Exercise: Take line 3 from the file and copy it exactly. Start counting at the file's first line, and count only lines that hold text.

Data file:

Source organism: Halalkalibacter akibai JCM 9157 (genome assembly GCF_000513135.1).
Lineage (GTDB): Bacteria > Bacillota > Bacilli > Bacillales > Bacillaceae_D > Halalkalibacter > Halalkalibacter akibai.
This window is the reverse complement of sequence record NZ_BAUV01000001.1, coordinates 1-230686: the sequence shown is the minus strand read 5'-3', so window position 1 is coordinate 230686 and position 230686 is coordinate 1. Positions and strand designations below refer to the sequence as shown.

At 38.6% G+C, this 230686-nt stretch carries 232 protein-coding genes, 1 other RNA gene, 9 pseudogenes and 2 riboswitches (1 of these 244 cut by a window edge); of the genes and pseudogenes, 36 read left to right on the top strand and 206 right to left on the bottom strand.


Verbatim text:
This window is the reverse complement of sequence record NZ_BAUV01000001.1, coordinates 1-230686: the sequence shown is the minus strand read 5'-3', so window position 1 is coordinate 230686 and position 230686 is coordinate 1. Positions and strand designations below refer to the sequence as shown.